About the Author(s)

Chevonne D. du Plessis symbol
Department of Health and Rehabilitation Sciences, Faculty of Health Sciences, University of Cape Town, Cape Town, South Africa

Lauren H. Hampton symbol
Department of Special Education, The University of Texas at Austin, Austin, United States

Michal Harty Email symbol
Department of Health and Rehabilitation Sciences, Faculty of Health Sciences, University of Cape Town, Cape Town, South Africa

Centre for Autism Research in Africa, Faculty of Health Sciences, University of Cape Town, Cape Town, South Africa


Du Plessis, C.D., Hampton, L.H., & Harty, M. (2024). Enhanced Milieu Teaching in resource-constrained settings: Stakeholder-informed adaptation guidelines. South African Journal of Communication Disorders, 71(1), a989. https://doi.org/10.4102/sajcd.v71i1.989

Original Research

Enhanced Milieu Teaching in resource-constrained settings: Stakeholder-informed adaptation guidelines

Chevonne D. du Plessis, Lauren H. Hampton, Michal Harty

Received: 21 Apr. 2023; Accepted: 25 Aug. 2023; Published: 21 Feb. 2024

Copyright: © 2024. The Author(s). Licensee: AOSIS.
This is an Open Access article distributed under the terms of the Creative Commons Attribution License, which permits unrestricted use, distribution, and reproduction in any medium, provided the original work is properly cited.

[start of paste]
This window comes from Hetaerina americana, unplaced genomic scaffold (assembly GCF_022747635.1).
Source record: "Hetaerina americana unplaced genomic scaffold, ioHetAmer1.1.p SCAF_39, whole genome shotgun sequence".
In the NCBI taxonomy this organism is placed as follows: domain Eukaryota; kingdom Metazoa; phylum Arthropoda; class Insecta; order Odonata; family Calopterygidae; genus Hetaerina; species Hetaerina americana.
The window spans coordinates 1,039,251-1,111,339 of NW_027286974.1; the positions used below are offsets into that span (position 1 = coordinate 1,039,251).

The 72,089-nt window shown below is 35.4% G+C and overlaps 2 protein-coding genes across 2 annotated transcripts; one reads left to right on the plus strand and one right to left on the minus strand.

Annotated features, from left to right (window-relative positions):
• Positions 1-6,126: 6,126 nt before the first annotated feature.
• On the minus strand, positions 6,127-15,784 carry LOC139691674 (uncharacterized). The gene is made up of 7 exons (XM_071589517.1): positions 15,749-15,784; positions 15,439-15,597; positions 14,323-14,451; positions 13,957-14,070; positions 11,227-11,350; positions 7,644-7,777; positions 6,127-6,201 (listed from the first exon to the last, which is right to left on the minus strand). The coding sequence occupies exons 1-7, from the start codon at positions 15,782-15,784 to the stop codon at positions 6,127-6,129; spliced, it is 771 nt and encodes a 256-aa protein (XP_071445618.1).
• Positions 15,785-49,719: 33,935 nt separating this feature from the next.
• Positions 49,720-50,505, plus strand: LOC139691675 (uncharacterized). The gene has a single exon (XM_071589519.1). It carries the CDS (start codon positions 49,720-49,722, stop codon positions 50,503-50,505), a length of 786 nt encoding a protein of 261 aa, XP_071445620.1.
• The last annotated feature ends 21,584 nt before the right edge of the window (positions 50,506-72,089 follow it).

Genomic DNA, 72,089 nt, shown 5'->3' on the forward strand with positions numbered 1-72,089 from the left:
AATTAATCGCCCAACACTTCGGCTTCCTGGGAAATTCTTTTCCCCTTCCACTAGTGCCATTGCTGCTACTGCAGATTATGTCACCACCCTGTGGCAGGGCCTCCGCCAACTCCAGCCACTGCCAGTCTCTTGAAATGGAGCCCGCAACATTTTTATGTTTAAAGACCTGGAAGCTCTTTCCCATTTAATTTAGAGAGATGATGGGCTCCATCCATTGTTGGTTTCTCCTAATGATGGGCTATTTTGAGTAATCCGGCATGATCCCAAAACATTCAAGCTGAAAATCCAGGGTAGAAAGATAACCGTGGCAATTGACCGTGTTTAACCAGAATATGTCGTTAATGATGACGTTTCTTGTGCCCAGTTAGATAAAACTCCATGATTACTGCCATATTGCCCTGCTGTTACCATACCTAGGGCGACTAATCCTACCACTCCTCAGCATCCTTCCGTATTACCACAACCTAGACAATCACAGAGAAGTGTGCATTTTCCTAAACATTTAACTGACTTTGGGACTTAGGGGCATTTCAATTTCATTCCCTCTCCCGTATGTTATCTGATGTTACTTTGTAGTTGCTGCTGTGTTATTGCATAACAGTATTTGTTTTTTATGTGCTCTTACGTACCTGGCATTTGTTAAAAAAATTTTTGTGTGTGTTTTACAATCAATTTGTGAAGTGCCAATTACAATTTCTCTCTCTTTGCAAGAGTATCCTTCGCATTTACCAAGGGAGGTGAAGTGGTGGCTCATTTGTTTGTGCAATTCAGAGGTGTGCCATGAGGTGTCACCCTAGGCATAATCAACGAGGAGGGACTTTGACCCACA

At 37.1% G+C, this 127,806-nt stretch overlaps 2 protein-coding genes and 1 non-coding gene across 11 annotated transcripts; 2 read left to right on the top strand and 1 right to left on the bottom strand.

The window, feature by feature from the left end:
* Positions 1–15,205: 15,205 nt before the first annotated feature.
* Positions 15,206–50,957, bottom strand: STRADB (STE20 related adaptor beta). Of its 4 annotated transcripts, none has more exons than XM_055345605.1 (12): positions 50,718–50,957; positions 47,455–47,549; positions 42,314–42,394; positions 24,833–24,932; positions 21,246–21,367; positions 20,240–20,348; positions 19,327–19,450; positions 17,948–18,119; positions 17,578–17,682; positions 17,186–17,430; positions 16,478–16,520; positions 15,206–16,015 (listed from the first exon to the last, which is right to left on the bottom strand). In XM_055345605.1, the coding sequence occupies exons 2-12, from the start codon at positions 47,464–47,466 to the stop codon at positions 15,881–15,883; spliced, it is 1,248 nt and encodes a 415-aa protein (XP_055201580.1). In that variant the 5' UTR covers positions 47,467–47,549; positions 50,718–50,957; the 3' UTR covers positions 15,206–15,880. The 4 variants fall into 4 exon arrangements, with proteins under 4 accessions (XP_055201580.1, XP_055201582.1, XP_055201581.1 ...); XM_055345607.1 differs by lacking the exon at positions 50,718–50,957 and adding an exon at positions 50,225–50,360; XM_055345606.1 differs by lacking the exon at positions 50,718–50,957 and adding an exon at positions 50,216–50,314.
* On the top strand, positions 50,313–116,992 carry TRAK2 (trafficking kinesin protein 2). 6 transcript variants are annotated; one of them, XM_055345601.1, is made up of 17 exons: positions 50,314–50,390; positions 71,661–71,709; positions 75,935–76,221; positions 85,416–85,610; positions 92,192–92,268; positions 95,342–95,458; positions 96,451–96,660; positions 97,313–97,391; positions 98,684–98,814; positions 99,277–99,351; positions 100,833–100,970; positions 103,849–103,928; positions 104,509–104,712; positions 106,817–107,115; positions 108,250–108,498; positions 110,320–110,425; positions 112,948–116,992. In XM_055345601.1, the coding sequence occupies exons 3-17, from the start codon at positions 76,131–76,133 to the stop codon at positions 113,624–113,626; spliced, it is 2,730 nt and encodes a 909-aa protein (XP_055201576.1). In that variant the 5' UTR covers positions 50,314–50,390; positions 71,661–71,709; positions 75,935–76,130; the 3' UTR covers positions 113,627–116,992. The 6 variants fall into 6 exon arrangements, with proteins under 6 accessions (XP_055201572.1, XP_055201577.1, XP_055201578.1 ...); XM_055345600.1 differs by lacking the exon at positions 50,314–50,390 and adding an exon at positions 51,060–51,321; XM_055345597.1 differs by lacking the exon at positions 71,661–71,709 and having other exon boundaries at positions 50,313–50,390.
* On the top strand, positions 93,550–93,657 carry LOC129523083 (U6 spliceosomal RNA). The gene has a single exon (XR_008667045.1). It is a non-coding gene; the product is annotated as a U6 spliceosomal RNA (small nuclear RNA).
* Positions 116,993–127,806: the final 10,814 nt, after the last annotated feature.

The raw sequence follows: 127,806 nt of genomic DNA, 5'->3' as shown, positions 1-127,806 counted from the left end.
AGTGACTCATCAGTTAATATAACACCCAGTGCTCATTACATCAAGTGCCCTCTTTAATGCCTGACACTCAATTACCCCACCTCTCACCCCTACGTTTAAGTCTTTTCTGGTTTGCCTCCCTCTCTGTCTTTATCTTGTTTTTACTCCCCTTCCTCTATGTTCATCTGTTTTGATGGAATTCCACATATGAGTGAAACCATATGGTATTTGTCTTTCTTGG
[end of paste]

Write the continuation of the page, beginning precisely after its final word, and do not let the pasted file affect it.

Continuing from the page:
Background: Enhanced Milieu Teaching (EMT) is an evidence-based naturalistic developmental behavioural intervention (NDBI) for children with developmental disabilities. Little is known about the EMT’s fit or what adaptations might be needed to improve its applicability within a resource-constrained setting.

Objectives: To explore stakeholders’ perceptions of the contextual fit of EMT for young children with developmental disabilities in a resource-constrained context and to identify adaptations to improve EMT’s contextual fit.

Method: We conducted a descriptive qualitative study using semi-structured interviews and focus groups. Participants included 5 speech and language therapists and 11 caregivers of children with developmental disabilities who speak English and Afrikaans or isiXhosa. Using thematic analysis, data were coded into 10 subthemes and grouped according to the Adaptome framework components.

Results: Overall, stakeholders view EMT as an appropriate intervention in the South African context. They indicated that certain intervention components may need to be modified. Specifically, clinicians may need to adapt intervention materials and activities to be sensitive to families’ available resources, preferred activity routines and priorities. From these data, we provide guidelines to improve the fit of EMT in South Africa.

Conclusion: Enhanced Milieu Teaching is an appropriate intervention in the South African context, although some adaptations can enhance its fit.

Contribution: This article highlights the importance of engaging with stakeholders to determine the fit of NDBIs, like EMT, as they are implemented in new contexts. Based on these insights, stakeholder-informed adaptation guidelines are provided for improving the contextual fit of EMT in resource-constrained settings.